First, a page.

Recovery & Support for Thoracic Outlet Syndrome

At NYU Langone, vascular surgeons, physiatrists, physical and occupational therapists, social workers, and integrative medicine specialists provide ongoing support during recovery from thoracic outlet syndrome.

Rehabilitation

At Rusk Rehabilitation, specialists provide physical therapy and occupational therapy to help you regain strength, improve your range of motion, and decrease pain from thoracic outlet syndrome. 

Our experts include physiatrists, who specialize in rehabilitation medicine, as well as physical therapists and occupational therapists, who help you regain the ability to perform everyday tasks, such as preparing dinner. 

Therapists can also advise you on how to avoid worsening symptoms.

Reducing Shoulder Strain

To reduce shoulder strain, our specialists advise you not to carry heavy bags or perform repetitive actions, such as playing tennis or doing yard work. Doing so may injure your shoulder, compressing nerves and muscles in the thoracic outlet.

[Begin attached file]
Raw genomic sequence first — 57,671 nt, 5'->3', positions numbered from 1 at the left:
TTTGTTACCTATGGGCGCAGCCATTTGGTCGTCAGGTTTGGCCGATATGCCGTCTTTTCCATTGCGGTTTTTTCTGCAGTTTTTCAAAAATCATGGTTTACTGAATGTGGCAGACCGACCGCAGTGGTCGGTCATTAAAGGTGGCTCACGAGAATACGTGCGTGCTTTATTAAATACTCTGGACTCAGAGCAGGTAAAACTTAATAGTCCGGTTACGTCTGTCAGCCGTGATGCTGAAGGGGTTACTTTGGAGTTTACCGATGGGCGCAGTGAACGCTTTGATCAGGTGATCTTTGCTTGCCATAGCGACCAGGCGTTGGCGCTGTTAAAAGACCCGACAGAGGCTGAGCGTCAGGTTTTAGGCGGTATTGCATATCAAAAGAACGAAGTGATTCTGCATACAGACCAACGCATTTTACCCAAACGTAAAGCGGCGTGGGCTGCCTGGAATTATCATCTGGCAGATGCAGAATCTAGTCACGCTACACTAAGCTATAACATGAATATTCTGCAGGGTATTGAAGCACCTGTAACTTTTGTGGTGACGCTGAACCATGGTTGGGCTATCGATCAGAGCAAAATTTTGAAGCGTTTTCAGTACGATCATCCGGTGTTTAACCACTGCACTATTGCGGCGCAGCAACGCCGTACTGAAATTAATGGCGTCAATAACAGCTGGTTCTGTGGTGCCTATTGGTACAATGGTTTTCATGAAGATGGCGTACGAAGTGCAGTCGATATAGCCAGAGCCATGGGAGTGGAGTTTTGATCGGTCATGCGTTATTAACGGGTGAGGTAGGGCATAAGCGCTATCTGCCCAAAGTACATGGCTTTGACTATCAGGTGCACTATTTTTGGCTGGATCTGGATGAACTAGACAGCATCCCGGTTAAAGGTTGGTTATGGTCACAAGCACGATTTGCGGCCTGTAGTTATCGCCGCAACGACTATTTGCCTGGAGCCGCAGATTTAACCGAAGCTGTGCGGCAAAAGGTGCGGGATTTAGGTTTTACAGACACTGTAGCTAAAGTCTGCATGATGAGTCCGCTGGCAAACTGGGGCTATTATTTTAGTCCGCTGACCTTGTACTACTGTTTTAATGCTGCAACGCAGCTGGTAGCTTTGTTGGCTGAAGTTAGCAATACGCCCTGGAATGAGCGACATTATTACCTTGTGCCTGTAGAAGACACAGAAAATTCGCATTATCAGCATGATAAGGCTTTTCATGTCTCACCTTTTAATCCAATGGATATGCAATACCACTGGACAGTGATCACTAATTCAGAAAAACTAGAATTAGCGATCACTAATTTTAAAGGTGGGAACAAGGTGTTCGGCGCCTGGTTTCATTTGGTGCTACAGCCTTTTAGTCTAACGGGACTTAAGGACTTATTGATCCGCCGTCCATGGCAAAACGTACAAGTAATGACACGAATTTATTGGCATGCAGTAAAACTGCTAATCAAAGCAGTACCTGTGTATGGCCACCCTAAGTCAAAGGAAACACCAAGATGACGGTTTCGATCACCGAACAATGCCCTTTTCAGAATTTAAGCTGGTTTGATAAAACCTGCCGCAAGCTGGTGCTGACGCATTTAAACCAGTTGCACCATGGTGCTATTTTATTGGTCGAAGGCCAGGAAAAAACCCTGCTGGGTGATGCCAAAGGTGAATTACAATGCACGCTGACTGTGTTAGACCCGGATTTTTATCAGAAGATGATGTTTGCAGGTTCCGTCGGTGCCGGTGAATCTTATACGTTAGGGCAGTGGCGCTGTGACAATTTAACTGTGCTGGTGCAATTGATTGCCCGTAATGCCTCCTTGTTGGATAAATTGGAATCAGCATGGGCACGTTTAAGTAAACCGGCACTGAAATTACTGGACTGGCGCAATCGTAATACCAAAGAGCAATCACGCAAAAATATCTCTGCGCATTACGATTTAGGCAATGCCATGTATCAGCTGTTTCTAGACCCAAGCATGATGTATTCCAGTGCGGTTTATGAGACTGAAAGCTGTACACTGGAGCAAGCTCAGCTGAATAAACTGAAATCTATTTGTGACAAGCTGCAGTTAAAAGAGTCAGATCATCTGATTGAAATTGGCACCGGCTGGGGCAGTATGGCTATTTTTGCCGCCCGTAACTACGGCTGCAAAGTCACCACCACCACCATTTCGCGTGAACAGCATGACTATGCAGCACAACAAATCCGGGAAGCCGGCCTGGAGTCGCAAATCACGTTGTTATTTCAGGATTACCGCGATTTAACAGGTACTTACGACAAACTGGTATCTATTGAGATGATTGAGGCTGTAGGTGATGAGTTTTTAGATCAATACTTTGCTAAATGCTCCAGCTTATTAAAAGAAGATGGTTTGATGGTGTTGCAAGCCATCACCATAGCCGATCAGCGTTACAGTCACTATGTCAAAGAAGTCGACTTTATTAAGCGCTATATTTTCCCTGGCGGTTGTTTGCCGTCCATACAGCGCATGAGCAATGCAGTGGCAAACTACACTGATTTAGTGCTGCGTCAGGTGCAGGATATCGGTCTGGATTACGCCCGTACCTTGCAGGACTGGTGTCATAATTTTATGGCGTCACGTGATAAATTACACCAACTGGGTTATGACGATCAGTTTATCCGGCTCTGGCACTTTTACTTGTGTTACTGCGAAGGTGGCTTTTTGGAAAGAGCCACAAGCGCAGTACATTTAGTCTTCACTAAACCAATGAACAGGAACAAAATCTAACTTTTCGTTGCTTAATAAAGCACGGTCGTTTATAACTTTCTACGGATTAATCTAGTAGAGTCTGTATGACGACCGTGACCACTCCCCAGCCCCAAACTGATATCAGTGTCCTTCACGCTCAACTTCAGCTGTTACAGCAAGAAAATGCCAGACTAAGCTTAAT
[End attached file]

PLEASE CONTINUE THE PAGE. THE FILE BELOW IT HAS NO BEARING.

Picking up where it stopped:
Stretching

It’s important to take frequent breaks from sitting at a desk throughout the day to move and stretch. This can improve blood flow and prevent blood clots from forming. If you’re an athlete, it’s important to stretch before and after exercising to avoid compressing your muscles and nerves.

Applying Heat 

Applying heat to the thoracic outlet may relieve nerve and muscle compression that can lead to pain and swelling. 

Integrative Therapies

Several integrative therapies are offered at NYU Langone. In acupuncture, practitioners use very thin needles to stimulate specific points on the body to reduce pain. This therapy complements traditional treatments for thoracic outlet syndrome.

Massage helps to minimize symptoms of chronic and acute pain, joint stiffness, strained muscles, and stress associated with thoracic outlet syndrome. 

Compression Garments

NYU Langone doctors may recommend compression garments for people with severe symptoms of chronic venous thoracic outlet syndrome. Elastic sleeves, which are available by prescription, apply pressure to the arms to encourage blood flow to the heart. This prevents blood from pooling, reducing swelling in the arms and hands. 

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